Aveneu Park, Starling, Australia

Use were obtained from 2015, National Youth Tobacco

Use of Tobacco Among Middle and High School
Students-United States, 2016

Background

Tobacco use is one of the major cause of preventable
death and diseases, it causes almost 443,000 deaths per year in the United
States. The purpose of this paper was to examine tobacco use among middle and
high school students in United States.

Methods

Data were obtained from 2015, National Youth Tobacco
Survey (NYTS), a self-administered school based questionnaire, given to middle
and high school students to get vital information on the results of impact of
tobacco control program and policies. The NYTS is a three-phase cluster
sampling method and a cross-sectional representative sample of students in 6th
to 12th grade. NYTS data were
examined for current use of tobacco according to middle and high school, sex,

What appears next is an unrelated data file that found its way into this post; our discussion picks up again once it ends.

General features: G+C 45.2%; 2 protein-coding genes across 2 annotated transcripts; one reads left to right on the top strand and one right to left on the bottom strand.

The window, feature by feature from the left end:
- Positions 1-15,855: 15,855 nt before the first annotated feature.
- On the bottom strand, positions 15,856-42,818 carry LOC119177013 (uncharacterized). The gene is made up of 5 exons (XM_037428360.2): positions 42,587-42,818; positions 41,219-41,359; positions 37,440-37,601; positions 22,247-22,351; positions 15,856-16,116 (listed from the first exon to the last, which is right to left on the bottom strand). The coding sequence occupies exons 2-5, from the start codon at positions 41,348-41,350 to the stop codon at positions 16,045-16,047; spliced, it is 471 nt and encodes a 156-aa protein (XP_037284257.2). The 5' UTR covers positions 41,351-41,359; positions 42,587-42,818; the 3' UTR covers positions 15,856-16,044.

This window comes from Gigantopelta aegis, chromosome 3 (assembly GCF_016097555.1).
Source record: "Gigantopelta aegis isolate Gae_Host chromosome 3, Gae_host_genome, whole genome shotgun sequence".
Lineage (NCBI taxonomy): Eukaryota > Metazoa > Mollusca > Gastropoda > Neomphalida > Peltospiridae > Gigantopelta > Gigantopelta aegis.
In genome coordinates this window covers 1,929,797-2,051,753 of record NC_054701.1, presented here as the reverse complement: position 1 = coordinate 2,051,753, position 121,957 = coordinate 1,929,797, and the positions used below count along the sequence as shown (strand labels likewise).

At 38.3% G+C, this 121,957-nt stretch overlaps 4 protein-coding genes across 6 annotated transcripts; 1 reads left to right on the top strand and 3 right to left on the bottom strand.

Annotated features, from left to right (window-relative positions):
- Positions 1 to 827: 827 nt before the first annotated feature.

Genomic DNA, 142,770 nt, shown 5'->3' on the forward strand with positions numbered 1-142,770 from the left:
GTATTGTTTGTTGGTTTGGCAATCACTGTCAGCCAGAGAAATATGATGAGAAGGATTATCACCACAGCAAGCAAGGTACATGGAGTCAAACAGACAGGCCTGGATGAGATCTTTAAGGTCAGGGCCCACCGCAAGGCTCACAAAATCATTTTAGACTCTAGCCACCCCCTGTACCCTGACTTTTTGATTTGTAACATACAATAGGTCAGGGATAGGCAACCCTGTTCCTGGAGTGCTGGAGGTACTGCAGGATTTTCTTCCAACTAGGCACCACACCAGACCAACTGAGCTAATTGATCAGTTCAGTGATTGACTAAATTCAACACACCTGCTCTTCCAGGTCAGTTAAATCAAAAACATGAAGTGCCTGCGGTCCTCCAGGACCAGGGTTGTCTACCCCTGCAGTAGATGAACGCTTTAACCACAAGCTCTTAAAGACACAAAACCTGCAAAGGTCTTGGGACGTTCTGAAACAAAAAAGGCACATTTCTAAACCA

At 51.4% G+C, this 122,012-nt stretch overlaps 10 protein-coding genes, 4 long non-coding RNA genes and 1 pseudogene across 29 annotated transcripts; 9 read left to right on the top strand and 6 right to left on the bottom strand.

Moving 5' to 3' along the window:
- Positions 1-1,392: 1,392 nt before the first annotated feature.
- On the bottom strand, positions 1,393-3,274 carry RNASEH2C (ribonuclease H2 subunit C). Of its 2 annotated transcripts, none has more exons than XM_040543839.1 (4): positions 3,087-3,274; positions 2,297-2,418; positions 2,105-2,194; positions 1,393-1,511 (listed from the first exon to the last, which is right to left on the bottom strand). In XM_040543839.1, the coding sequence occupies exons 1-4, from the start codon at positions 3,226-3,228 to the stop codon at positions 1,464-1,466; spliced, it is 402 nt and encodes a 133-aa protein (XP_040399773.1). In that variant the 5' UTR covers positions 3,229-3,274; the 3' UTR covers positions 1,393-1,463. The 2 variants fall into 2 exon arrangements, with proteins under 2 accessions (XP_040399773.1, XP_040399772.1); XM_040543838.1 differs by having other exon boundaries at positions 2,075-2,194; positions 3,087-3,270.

race and ethnicity. A two-tailed t-test at p<0.05 was used for statistical significance. Results In 2016, about 20.2% currently use tobacco and 9.6% use more than 2 products of tobacco among high school students. E-cigarettes (11.3%) was the highest, cigarettes (8.0%), cigars (7.7%), smokeless tobacco was 5.8%, hookahs (4.8%), pipe tobacco (1.4%), and bidis (0.5%). Male students had higher use of any tobacco products than females. E-cigarettes was higher among non-Hispanic white (13.7%) and Hispanic (10.3%), while cigars were most commonly used among non-Hispanic black (9.5%). Middle school students currently use 7.2% of any tobacco and 3.1% used more than 2 products of tobacco. E-cigarettes (4.3%) was the highest, cigarettes (2.2%), cigars (2.2%), smokeless tobacco (2.2%), hookahs (2.0%), pipe tobacco was 0.7% and bidis (0.3%). Similarly, male students (8.3%) reported higher use of any tobacco product than females (5.9%). Hispanics had higher tobacco use when compared to others. Conclusion The intervention programs should be maintained to reduce tobacco use among youths in the United States. Introduction       Methods NYTS is a survey administered to middle and high school students in the United States. It is a three-stage cluster sampling method that is representative of students in 6th to 12th grade attending public and private schools. The data for this study were obtained from 2016 NYTS. The size of the sample and rate of response for this study was estimated to be 20,675 (71.6%). The students that participated in the study were asked questions on current use of different tobacco products: cigarette use, cigars, smokeless tobacco, e-cigarettes, hookahs (water pipes used to smoke tobacco), pipe tobacco, and bidis. It was stated that current use of tobacco was the use of each product for more than one day in the last 30 days. Furthermore, participant current use of one or more tobacco products was defined as the use of any tobacco product and 2 or more tobacco products use was stated as current use of more than 2 tobacco products. Moreover, the use of any type of combustible tobacco product was stated as current use of cigarettes, cigars, hookahs, pipe tobacco, and bidis. Weighted data were used for the complex survey design and modified for participants that did not respond to the questions, prevalence estimates at the national level, 95% confidence intervals, and estimated population estimates were rounded down to the nearest 10,000. Participants current use of tobacco products were estimated for middle and high school in 2016 by selected demographics. The results were estimated for linear and quadratic trends in 2016 after race/ethnicity, sex, and school grade were adjusted. T-tests was conducted to determine differences of the outcome in each variable for a statistical significant of p<0.05.   Results In 2016, the percentage of students in high school that reported on the current use of any tobacco product were 20.2%, including 9.6% who reported current use of two or more tobacco products. E-cigarettes were the most frequently tobacco product used among high school students (about 11.3% of current users), cigarettes (8.0%)was the second highest tobacco product used among the participants, 7.7% use cigars, smokeless tobacco users were 5.8%, hookahs (4.8%), pipe tobacco (1.4%), and bidis (0.5%) was the least used tobacco product among high school students (Table). Furthermore, the male students reported a higher use of any tobacco product, two or more tobacco products and any combustible tobacco product when compared to the female students. The non-Hispanic white (13.7%) and the Hispanic high school students (10.3%) had a higher use of e-cigarettes when compared to the non-Hispanic black (6.2%). Furthermore, it was estimated that 9.5% of non-Hispanic black use cigars when compared to non-Hispanic white (7.9%) and Hispanic (7.2%). The non-Hispanic white (7.4%) use more smokeless tobacco than the Hispanic (4.4%) and non-Hispanic black (2.1%). Similarly, the Hispanic (6.4%) reported use of hookah more than any other race and ethnicity (Table 1). About 7.2% of the middle school students reported current use of any tobacco product, and 3.1% of the students (0.36 million; 42.4% of current tobacco users) use more than two tobacco products (Table). The most frequently used tobacco product among middle school students was e-cigarettes (4.3%), cigarettes (2.2%) was the secondly commonly used tobacco product, cigars and smokeless tobacco were 2.2%, hookahs (2.0%), pipe tobacco (0.7%), and bidis (0.3%) was the least used tobacco product. The male students (8.3%) had a higher tobacco product use than the female middle school students (5.9%). Hispanics had more use of any tobacco product, two or more tobacco products, hookahs than non-Hispanic white students (Table). Furthermore, the Hispanic (5.6%) had higher current use of e-cigarette than non-Hispanic black (4.0%) and non-Hispanic white (3.7%). Cigar was the most commonly used tobacco product among non-Hispanic black (4.5%) when compared to Hispanic (2.8%) and non-Hispanic white (1.4%). Hookah use was higher among Hispanic (3.7%) middle school student followed by non-Hispanic black (2.8%) and least reported use among non-Hispanic white (0.9%) (Table 1).   Discussion This research is very important because of its input to research on tobacco and strategies for control policy by using the NYTS data to examine tobacco product use among middle and high school students in the U.S (HHS ART). Furthermore, this study cross-examined data on students in middle and high school in the U.S. (HHS ART). The analyses revealed that non-Hispanic white and the Hispanic students had a higher use of tobacco product when compared to the non-Hispanic black among the high school students with the exception of cigars (HHS). Moreover, Hispanics in the middle school use more tobacco products than non-Hispanic white and non-Hispanic black students in the same category (HHS).  Tobacco product use decreases among middle and high school student in 2016, which contrasts with report of previous years that showed reduction in the use of cigarettes and cigars. Moreover, a simultaneous increase was observed in the use of other tobacco products including e-cigarettes and hookahs during the decline leading to non-observable change in the use of tobacco product in the previous years as reported. It was estimated that 3.9 million students in middle and high school in the United States currently take any tobacco product and 1.8 million students reported the use of 2 or more tobacco products. In addition, youths that uses several tobacco products have higher nicotine dependence than youths with single tobacco product use (4). There are certain limitations that affected this study which include non-representation of total population because the participants according to the data (NYTS) were from public and private school excluding students that dropped out of school, home-schooled youths and students in detention centers. In addition, the study can have response and recall bias because data were self-reported. Finally, the restructuring in the survey questions about e-cigarettes, hookahs and pipe tobacco in the previous years had effect on the outcome of the reported use. In general, the trends were the same with those found in other surveys represented at the national level despite all these limitations (6,7).   The decline in tobacco products use including e-cigarettes among youths recently was due to the preventive and control measures that was implemented in the whole of United States (2). There are several preventive methods that was implemented to resolve tobacco products use among youths in United States, which include policies that encourage smoke-free environment, restriction on youth easy access to tobacco products and campaign on the media that warn about the health consequences associated with tobacco use among youths. In February of 2014, the first national media campaign on tobacco education titled The Real Cost, the campaign targeted youths between 12 and 17 years in the U.S. The impact of the campaign was evaluated, and the outcome revealed that 348,398 youths in the U.S did not smoke cigarette between February 2014 and March 2016 (5). The sustenance of these preventive methods will help reduce the use of any tobacco products among youths in the United States (1–3). Preventing youths from tobacco use can be achieved by implementing strong policies that are against the use of tobacco product. FDA received autonomy in August 8, 2016 to monitor tobacco products including e-cigarettes, cigars, pipe tobacco, and hookah tobacco (8). The comprehensive tobacco control programs are very efficient in reducing tobacco products use among youths in the United States, but it receives insufficient funds from the government to achieve its goals (8, cdc 2011). Furthermore, the control of production, sharing and sales of tobacco products by FDA coupled with the full implementation of CDC comprehensive tobacco control and prevention strategies (9), will help reduce the initiation and use of tobacco products among youths in the United States (1,2,9). Another method of reducing tobacco use among youths is by raising the price and tax on all tobacco products and strong national media campaign and limitations against tobacco use in public places and raising the age of access to tobacco products to 21 years and above (9,10). It is very important to maintain the supervision of tobacco use among youths in order to determine the trend of its use over time. Conclusion                     Tobacco product            Sex % (95% CI)          Race/Ethnicity % (95% CI)     Total       Female       Male   White, non-Hispanic   Black, non-Hispanic       Hispanic   Other, non-Hispanic     % (95% CI)   Estimated no. of users High school students   Electronic cigarettes 9.5 (7.8–11.5) 13.1 (11.4–14.9) 13.7 (11.9–15.7) 6.2 (4.8–7.9)      10.3 (8.2–12.8) 5.4 (3.6–8.0) 11.3 (9.9–12.9) 1,680,000 Cigarettes 6.9 (5.4–8.8) 9.1 (7.6–11.0) 9.9 (8.2–11.8) 3.9 (2.9–5.3) 6.4 (4.9–8.4)      4.8 (3.1–7.6) 8.0 (6.7–9.6) 1,180,000 Cigars 5.6 (4.3–7.2)      9.0 (8.6–11.2) 7.9 (6.5–9.6) 9.5 (7.8–11.5) 7.2 (5.7–9.1) 3.7 (2.4–5.7) 7.7 (6.6–8.9) 1,130,000 Smokeless tobacco 3.3 (2.4–4.4) 8.3 (6.8–10.1) 7.4 (6.0–9.1) 2.1 (1.5–3.1) 4.4 (3.4–5.7) 3.8 (2.1–6.8) 5.8 (4.8–7.0) 860,000 Hookah 5.1 (4.1–6.3) 4.5 (3.8–5.4) 4.5 (3.7–5.4) 4.1 (3.2–5.3) 6.4 (4.8–8.3) 3.4 (2.1–5.5) 4.8 (4.1–5.7) 700,000 Pipe tobacco 0.9 (0.7–1.2) 1.8 (1.5–2.4) 1.4 (1.1–1.8) 1.2 (0.7–2.0) 1.2 (0.9–1.8)      - —§ 0.5 (0.3–0.7) 190,000 Bidis 0.3 (0.2–0.6) 0.7 (0.5–0.9) 0.4 (0.2–0.7) — 0.6 (0.4–1.1) — 0.5 (0.3–0.7) 70,000 Any tobacco product¶ 17.0 (14.9–19.3) 23.5 (21.3–25.8) 23.0 (20.7–25.6) 16.4 (14.1–18.9 18.3 (15.8–21.0) 11.3 (8.7–14.5) 20.2 (18.4–22.3) 3,050,000 ?2 tobacco products** 7.8 (6.3–9.7) 11.4 (9.9–13.0) 11.3 (9.6–13.2) 6.1 (5.2–7.3) 8.9 (7.1–11.2) 5.0 (3.2–7.7) 9.6 (8.3–11.1) 1,440,000 Any combustible tobacco product†† 12.4 (10.7–14.4) 15.3 (13.7–17.1) 15.1 (13.1–17.3) 12.9 (11.0–15.1) 12.9 (11.1–14.9) 8.1 (5.9–11.1) 13.8 (12.3–15.5) 2,080,000 Middle school students   Electronic cigarettes 3.4 (2.7–4.3) 5.1 (4.2–6.1) 3.7 (3.0–4.7) 4.0 (2.6–6.0) 5.6 (4.3–7.4) — 4.3 (3.7–4.9) 500,000 Cigarettes 1.8 (1.3–2.5) .5 (1.8–3.4) 1.9 (1.4–2.6) — 2.5 (1.8–3.5) — 2.2 (1.7–2.7) 250,000 Cigars 1.7 (1.1–2.4)      2.7 (1.9–3.9) 1.4 (0.9–2.2) 4.5 (2.8–7.1) .8 (1.9–4.2) — 2.2 (1.7–2.9) 260,000 Smokeless tobacco 1.5 (0.9–2.4) 3.0 (2.2–4.0) 2.1 (1.5–3.0) — 3.0 (2.1–3.4) — 2.2 (1.6–3.1) 260,000 Hookah 1.9 (1.5–2.5) 2.1 (1.5–2.9) 0.9 (0.6–1.4) 2.8 (1.8–4.4) 3.7 (3.0–4.7) — 2.0 (1.6–2.5) 230,000 Pipe tobacco 0.6 (0.3–1.0) 0.8 (0.5–1.3) — — 1.7 (1.1–2.6) — 0.7 (0.5–1.0) 70,000 Bidis — 0.4 (0.2–0.7) — — 0.6 (0.4–1.1) — 0.3 (0.2–0.5) 30,000 Any tobacco product¶ .9 (4.9–7.3) 8.3 (6.8–9.9) 5.9 (4.7–7.3) 7.5 (5.5–10.1) 9.5 (7.5–11.8) — 7.2 (6.1–8.4) 850,000 ?2 tobacco products** 2.5 (1.8–3.4) 3.6 (2.7–4.7) 2.3 (1.7–3.0) 3.0 (2.0–4.3) 4.5 (3.3–6.1) — 3.1 (2.5–3.8) 360,000 Any combustible tobacco product†† 3.9 (3.0–5.0)      4.6 (3.4–6.2) 2.9 (2.2–3.7) 5.8 (4.0–8.3) 6.1 (4.7–7.9) — 4.3 (3.5–5.2) 510,000 Source: National Youth Tobacco Survey, United States, 2015 Abbreviation: CI = confidence interval. * The last 30-day use of electronic cigarettes was examined by asking, "During the last thirty days, on the number of days did you use electronic cigarettes or e-cigarettes?" Last thirty days use of cigarettes was examined by asking, "During the last 30 days, on number of days did you smoke cigarettes?" Past 30-day use of cigars was evaluated by asking, "During the last 30 days, the number of days did you use cigars, cigarillos, or little cigars?" The last 30-day use of hookahs was evaluated by asking, "In the last 30 days, on the number of days did you smoke tobacco in a hookah or waterpipe?" The definition of smokeless tobacco was the use of chewing tobacco, snuff, dip and snus. The last 30-day use of smokeless tobacco was examined by asking questions on chewing tobacco, snuff, and dip: "In the last 30 days, number of days chewing tobacco was used, snuff, or dip?," and the question on use of snus: "In the last thirty days, which tobacco products was used on at least one day: snus, dissolvable tobacco products?." Feedback from the questions were combined to obtain the total smokeless tobacco use. The last thirty day use of pipe tobacco and bidis were evaluated by asking, "For the past thirty days, which of the tobacco products have you used for at least a day: pipe filled with tobacco (not waterpipe) and bidis?" † The total number of tobacco product users was rounded down to the nearest 10,000 persons. § Data was not statistically significant because the sample size was less than 50 or relative standard error was  more than 0.3. ¶ The use of any tobacco product can be defined as the use of any of the following tobacco products: electronic cigarettes, cigarettes, cigars, smokeless tobacco, hookahs, pipe tobacco, and/or bidis for at least a day in the last thirty days. ** Definition of 2 or more tobacco product use is the use of two or more tobacco products including electronic cigarettes, cigarettes, cigars, smokeless tobacco, hookahs, pipe tobacco, and/or bidis for at least one day in the last thirty days. †† Any combustible tobacco use can be defined as the use of tobacco products (cigarettes, cigars, hookahs, pipe tobacco, and/or bidis) on at least one day in the last thirty days.